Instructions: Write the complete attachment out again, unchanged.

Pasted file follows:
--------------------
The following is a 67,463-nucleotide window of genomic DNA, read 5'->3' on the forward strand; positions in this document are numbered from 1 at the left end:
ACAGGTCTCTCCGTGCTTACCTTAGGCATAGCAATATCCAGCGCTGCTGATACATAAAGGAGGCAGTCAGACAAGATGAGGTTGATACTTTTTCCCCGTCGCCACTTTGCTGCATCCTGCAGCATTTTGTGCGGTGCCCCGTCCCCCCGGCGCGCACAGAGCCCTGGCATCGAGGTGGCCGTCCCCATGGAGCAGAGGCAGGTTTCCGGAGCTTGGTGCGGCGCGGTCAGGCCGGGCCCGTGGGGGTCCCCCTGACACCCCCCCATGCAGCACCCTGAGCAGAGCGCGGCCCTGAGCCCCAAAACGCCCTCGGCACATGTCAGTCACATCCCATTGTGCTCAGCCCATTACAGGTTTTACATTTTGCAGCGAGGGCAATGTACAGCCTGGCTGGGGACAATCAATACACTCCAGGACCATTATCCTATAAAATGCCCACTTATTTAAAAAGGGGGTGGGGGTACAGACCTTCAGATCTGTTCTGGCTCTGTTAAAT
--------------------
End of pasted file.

The following is a 67,463-nucleotide window of genomic DNA, read 5'->3' on the forward strand; positions in this document are numbered from 1 at the left end:
ACAGGTCTCTCCGTGCTTACCTTAGGCATAGCAATATCCAGCGCTGCTGATACATAAAGGAGGCAGTCAGACAAGATGAGGTTGATACTTTTTCCCCGTCGCCACTTTGCTGCATCCTGCAGCATTTTGTGCGGTGCCCCGTCCCCCCGGCGCGCACAGAGCCCTGGCATCGAGGTGGCCGTCCCCATGGAGCAGAGGCAGGTTTCCGGAGCTTGGTGCGGCGCGGTCAGGCCGGGCCCGTGGGGGTCCCCCTGACACCCCCCCATGCAGCACCCTGAGCAGAGCGCGGCCCTGAGCCCCAAAACGCCCTCGGCACATGTCAGTCACATCCCATTGTGCTCAGCCCATTACAGGTTTTACATTTTGCAGCGAGGGCAATGTACAGCCTGGCTGGGGACAATCAATACACTCCAGGACCATTATCCTATAAAATGCCCACTTATTTAAAAAGGGGGTGGGGGTACAGACCTTCAGATCTGTTCTGGCTCTGTTAAAT